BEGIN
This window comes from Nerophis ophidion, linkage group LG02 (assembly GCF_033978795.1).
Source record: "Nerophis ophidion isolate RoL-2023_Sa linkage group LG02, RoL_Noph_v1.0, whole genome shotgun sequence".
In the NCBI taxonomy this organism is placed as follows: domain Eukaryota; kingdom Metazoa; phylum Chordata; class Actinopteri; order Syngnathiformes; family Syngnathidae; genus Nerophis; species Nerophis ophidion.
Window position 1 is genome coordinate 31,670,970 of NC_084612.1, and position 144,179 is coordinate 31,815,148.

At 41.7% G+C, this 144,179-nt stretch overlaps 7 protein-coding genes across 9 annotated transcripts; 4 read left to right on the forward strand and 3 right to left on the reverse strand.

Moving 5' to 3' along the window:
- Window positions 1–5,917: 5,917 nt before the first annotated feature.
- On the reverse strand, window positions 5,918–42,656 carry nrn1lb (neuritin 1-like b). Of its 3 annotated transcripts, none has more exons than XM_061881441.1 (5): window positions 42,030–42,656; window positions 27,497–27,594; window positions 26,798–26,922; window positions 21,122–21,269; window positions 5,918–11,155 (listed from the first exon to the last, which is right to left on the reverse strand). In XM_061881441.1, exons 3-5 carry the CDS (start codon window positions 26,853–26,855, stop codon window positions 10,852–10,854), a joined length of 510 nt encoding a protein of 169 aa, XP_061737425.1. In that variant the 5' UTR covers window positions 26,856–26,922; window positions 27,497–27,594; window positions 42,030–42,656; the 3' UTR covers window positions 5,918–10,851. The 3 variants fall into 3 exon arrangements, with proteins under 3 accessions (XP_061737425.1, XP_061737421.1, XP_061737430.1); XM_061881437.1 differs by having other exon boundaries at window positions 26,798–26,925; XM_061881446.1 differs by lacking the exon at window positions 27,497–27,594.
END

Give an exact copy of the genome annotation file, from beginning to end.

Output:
This window comes from Nerophis ophidion, linkage group LG02 (assembly GCF_033978795.1).
Source record: "Nerophis ophidion isolate RoL-2023_Sa linkage group LG02, RoL_Noph_v1.0, whole genome shotgun sequence".
In the NCBI taxonomy this organism is placed as follows: domain Eukaryota; kingdom Metazoa; phylum Chordata; class Actinopteri; order Syngnathiformes; family Syngnathidae; genus Nerophis; species Nerophis ophidion.
Window position 1 is genome coordinate 31,670,970 of NC_084612.1, and position 144,179 is coordinate 31,815,148.

At 41.7% G+C, this 144,179-nt stretch overlaps 7 protein-coding genes across 9 annotated transcripts; 4 read left to right on the forward strand and 3 right to left on the reverse strand.

Moving 5' to 3' along the window:
- Window positions 1–5,917: 5,917 nt before the first annotated feature.
- On the reverse strand, window positions 5,918–42,656 carry nrn1lb (neuritin 1-like b). Of its 3 annotated transcripts, none has more exons than XM_061881441.1 (5): window positions 42,030–42,656; window positions 27,497–27,594; window positions 26,798–26,922; window positions 21,122–21,269; window positions 5,918–11,155 (listed from the first exon to the last, which is right to left on the reverse strand). In XM_061881441.1, exons 3-5 carry the CDS (start codon window positions 26,853–26,855, stop codon window positions 10,852–10,854), a joined length of 510 nt encoding a protein of 169 aa, XP_061737425.1. In that variant the 5' UTR covers window positions 26,856–26,922; window positions 27,497–27,594; window positions 42,030–42,656; the 3' UTR covers window positions 5,918–10,851. The 3 variants fall into 3 exon arrangements, with proteins under 3 accessions (XP_061737425.1, XP_061737421.1, XP_061737430.1); XM_061881437.1 differs by having other exon boundaries at window positions 26,798–26,925; XM_061881446.1 differs by lacking the exon at window positions 27,497–27,594.